Electricity Deregulation in Ontario
In 1998, the government announced the energy market would be open to competition in 2000. Since that time there have been several setbacks. As a result, it is too soon to determine whether Ontario will successfully make the transition to a fully competitive electricity market.
Deregulating the Ontario electrical energy industry was a key part of former Premier Mike Harris’ “Common Sense Revolution.” Several conditions made Ontario seem like a good candidate for electrical deregulation:
Deregulation: Phase I
In April 1998, Ontario passed the Energy Competition Act, with a commitment to opening wholesale and retail markets together in 2000. Under the terms of the Act, Ontario Hydro was split into several companies. Generation was handled by Ontario Power Generation (Genco), while Hydro One handled transmission and distribution. The Independent Electricity Market Operator was given responsibility both for organizing the spot market where electricity would be traded, and for ensuring open access to the transmission system. Finally, the Ontario Electricity Financial Corporation was given responsibility for handling the large debt incurred by Ontario Hydro.
To pursue its goal of privatization and help pay off the debt, the government planned to sell off Hydro One shares to private investors. Eventually, it planned to sell off other portions of the Crown corporation as well.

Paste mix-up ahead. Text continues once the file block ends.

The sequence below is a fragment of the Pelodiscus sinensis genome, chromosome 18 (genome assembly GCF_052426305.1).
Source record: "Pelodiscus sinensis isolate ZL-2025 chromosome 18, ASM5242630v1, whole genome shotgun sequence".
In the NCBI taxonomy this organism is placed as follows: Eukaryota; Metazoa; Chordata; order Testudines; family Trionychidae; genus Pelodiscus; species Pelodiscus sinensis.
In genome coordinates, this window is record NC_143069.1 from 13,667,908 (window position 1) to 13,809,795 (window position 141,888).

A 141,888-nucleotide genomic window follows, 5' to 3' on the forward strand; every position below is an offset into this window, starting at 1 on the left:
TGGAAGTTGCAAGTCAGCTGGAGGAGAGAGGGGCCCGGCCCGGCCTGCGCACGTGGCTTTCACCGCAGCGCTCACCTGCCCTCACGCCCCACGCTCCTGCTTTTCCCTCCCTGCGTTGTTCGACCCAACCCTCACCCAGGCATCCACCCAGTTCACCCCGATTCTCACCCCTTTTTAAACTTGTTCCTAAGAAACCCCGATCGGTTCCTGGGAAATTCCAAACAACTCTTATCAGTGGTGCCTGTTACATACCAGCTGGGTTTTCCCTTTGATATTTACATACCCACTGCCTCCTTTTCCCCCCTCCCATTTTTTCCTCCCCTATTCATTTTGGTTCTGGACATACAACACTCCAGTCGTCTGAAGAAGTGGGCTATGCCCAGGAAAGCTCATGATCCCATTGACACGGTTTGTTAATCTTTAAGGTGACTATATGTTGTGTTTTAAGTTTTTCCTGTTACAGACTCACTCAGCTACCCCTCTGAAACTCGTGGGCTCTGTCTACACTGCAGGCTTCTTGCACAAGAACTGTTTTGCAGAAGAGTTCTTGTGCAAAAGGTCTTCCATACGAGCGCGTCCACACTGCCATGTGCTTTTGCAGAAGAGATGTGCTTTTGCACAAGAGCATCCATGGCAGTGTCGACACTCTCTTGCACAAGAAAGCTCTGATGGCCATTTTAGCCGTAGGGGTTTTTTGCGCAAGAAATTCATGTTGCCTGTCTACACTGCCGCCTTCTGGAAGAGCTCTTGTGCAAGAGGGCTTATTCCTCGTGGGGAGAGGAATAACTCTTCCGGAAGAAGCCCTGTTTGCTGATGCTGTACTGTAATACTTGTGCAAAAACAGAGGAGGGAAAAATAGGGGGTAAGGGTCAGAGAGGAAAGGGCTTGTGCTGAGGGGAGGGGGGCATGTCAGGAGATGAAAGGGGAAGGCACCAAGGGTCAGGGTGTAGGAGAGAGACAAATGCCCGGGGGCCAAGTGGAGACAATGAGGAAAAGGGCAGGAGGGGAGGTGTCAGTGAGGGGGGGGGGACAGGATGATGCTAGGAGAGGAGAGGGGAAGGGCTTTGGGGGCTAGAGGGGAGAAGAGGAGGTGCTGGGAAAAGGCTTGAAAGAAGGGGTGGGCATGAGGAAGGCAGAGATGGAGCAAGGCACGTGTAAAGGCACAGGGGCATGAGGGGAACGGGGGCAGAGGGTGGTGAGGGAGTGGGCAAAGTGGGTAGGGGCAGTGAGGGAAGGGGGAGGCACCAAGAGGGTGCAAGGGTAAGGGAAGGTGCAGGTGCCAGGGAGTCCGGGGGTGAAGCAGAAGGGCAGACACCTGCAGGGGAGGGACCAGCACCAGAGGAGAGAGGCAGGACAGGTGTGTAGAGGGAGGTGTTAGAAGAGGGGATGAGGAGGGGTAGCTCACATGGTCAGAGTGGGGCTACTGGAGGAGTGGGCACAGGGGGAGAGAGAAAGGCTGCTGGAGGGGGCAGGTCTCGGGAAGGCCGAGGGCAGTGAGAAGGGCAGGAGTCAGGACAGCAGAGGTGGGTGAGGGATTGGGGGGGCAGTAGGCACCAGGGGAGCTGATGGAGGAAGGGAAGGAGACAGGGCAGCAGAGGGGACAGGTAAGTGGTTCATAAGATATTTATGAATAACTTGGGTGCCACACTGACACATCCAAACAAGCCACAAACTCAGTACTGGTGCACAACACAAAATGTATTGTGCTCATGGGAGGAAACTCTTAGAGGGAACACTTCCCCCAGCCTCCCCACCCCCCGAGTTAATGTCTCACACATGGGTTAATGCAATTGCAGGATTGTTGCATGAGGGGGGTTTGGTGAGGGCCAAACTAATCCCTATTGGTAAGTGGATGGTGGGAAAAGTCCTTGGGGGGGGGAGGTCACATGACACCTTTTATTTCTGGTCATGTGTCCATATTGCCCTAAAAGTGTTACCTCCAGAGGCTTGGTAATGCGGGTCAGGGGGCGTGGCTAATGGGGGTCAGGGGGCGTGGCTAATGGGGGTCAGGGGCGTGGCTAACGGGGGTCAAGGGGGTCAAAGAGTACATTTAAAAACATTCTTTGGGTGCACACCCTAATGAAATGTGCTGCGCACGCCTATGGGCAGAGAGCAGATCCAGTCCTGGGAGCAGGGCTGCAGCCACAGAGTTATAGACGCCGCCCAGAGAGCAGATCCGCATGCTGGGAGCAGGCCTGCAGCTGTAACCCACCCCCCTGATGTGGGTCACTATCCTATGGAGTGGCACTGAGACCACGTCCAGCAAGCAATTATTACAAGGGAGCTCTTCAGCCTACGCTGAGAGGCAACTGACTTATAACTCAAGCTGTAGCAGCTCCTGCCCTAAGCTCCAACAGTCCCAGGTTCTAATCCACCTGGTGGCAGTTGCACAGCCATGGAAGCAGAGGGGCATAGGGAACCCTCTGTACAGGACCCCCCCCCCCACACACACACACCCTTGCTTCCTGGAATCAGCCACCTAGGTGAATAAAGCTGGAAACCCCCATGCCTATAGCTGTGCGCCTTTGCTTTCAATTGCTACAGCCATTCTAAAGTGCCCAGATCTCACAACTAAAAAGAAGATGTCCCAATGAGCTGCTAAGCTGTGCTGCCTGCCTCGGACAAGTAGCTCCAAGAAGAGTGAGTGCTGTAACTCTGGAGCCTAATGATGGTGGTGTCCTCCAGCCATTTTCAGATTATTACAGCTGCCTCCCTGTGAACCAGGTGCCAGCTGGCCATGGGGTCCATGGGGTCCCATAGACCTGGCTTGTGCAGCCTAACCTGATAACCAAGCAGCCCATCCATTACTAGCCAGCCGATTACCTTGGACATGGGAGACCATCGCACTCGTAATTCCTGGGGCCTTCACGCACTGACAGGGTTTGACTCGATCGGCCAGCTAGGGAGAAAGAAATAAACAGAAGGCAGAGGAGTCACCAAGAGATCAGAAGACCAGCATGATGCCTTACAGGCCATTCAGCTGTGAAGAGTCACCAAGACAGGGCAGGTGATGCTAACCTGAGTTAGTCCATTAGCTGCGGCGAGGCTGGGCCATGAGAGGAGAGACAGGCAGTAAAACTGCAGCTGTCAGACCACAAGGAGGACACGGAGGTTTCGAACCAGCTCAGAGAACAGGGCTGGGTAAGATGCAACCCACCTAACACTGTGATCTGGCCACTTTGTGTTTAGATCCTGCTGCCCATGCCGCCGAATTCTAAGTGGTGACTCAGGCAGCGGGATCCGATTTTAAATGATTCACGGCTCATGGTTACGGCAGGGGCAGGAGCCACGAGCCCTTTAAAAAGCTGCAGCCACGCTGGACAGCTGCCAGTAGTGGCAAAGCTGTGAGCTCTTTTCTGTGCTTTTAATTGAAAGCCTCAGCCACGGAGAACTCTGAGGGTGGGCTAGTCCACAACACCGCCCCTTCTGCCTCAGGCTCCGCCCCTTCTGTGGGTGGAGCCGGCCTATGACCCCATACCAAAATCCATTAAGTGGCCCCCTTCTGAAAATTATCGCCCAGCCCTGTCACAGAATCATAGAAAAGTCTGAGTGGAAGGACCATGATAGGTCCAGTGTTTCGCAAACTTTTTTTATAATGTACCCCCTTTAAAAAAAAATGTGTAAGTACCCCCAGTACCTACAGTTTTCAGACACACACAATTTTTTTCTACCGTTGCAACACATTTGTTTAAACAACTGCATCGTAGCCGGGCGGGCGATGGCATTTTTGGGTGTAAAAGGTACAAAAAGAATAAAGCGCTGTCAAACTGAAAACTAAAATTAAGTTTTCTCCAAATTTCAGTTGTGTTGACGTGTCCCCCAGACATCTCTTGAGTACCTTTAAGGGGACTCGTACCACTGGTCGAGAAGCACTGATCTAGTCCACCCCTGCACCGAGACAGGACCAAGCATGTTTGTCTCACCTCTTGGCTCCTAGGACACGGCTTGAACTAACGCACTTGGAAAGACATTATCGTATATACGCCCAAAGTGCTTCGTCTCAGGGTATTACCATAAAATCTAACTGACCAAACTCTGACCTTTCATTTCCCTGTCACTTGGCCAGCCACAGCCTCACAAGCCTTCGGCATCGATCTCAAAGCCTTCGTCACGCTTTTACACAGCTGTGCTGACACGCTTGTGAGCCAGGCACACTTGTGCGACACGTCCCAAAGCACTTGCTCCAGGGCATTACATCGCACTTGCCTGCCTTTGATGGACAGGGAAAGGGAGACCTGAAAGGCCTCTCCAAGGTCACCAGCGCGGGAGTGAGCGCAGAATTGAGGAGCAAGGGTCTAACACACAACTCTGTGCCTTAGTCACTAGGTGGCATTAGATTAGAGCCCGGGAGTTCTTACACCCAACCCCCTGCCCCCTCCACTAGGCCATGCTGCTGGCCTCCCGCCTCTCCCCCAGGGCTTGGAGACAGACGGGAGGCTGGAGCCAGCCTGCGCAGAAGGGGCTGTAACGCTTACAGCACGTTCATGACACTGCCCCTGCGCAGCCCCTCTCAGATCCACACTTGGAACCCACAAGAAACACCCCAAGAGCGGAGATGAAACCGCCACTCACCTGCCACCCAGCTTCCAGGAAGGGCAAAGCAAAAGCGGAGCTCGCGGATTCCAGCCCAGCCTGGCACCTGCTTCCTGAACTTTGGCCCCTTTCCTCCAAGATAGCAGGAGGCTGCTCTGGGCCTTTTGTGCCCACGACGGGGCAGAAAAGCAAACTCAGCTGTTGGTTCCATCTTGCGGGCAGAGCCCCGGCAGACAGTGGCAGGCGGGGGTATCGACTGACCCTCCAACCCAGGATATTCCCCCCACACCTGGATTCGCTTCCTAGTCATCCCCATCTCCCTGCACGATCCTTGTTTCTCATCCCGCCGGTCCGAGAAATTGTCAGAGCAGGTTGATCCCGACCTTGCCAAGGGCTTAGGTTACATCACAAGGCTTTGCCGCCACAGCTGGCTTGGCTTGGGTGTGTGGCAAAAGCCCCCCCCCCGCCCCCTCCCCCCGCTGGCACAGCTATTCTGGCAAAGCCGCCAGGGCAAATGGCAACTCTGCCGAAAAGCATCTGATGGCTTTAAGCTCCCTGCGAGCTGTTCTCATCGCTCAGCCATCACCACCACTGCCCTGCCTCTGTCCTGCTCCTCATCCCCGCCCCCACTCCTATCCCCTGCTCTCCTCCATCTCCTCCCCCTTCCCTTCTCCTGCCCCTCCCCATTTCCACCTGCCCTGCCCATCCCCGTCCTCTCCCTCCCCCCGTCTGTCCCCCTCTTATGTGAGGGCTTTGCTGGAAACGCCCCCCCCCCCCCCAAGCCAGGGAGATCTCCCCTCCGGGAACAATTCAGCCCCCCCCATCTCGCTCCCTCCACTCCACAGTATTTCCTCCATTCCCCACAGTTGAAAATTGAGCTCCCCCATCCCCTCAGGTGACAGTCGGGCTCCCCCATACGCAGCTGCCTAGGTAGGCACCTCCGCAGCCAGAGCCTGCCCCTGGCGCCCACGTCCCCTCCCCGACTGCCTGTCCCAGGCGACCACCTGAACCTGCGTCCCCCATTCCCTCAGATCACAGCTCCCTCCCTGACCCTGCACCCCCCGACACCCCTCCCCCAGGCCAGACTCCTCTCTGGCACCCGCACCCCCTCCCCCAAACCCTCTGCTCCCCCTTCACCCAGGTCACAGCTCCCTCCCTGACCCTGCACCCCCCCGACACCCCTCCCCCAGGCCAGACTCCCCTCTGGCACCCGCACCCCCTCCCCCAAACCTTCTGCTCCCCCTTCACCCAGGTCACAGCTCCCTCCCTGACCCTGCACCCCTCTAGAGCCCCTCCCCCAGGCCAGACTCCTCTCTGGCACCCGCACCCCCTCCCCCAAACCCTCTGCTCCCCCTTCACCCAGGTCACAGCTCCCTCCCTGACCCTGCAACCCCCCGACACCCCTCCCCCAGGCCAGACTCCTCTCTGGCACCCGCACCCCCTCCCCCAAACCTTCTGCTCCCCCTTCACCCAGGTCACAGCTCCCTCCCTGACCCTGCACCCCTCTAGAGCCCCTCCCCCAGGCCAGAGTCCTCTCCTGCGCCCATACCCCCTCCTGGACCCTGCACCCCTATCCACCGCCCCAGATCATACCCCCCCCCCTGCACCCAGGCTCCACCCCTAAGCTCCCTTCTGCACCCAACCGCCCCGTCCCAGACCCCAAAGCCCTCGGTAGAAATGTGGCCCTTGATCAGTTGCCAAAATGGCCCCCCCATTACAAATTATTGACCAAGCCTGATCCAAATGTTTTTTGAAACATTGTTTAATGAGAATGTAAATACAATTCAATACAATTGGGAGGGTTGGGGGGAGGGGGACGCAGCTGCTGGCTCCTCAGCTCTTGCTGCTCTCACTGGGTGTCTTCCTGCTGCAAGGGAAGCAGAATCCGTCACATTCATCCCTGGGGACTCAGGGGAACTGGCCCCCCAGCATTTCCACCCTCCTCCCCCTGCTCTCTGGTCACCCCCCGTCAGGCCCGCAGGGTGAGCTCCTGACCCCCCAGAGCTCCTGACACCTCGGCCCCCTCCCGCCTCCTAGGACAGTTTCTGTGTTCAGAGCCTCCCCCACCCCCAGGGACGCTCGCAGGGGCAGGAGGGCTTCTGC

To reduce the potential market power of Genco under deregulation and encourage competition, Market Power Mitigation Agreements required Genco to reduce its generation to no more than 35 percent of provincial capacity within ten years, and established the conditions under which Genco could lease out its power.
Although Ontario planned to implement both wholesale and retail access, the legislation made it clear that reducing the rates customers paid for electricity wasn’t a major goal, at least in the short-term. First, stranded costs and other debts owed by Ontario Hydro would be paid partially through a debt retirement charge added to consumer’s electricity bills. In addition, the government ruled out setting a cap on the retail price of electricity.
Deregulation: What Happened?
By 2000, it became clear there were several problems with the government’s plan for deregulation:
Faced with these problems, the government pushed back the date for deregulation until May 2002. In the meantime, concern over the possibility of lost jobs and rising electricity rates for consumers led to mounting opposition from both unions and end-users. Finally, two unions launched a court challenge over the government’s plan to privatize Ontario Hydro. In the aftermath, the government was forced to abandon or at least postpone this part of its plan. Nonetheless, the markets were open to wholesale and retail access on May 2002.
Almost immediately electricity prices rose, due to a shortage of supply caused by lack of new generation. In December 2002, Premier Eves was forced to backtrack even further on deregulation and implement a price cap on electricity rates. Critics argue that these are exactly the conditions that produced the California energy crisis in 2001, when the wholesale price of electricity skyrocketed and the utilities were unable to collect the money from end-use consumers. Others feel the system will work once the government is able to follow through on its plan to privatize Ontario Hydro.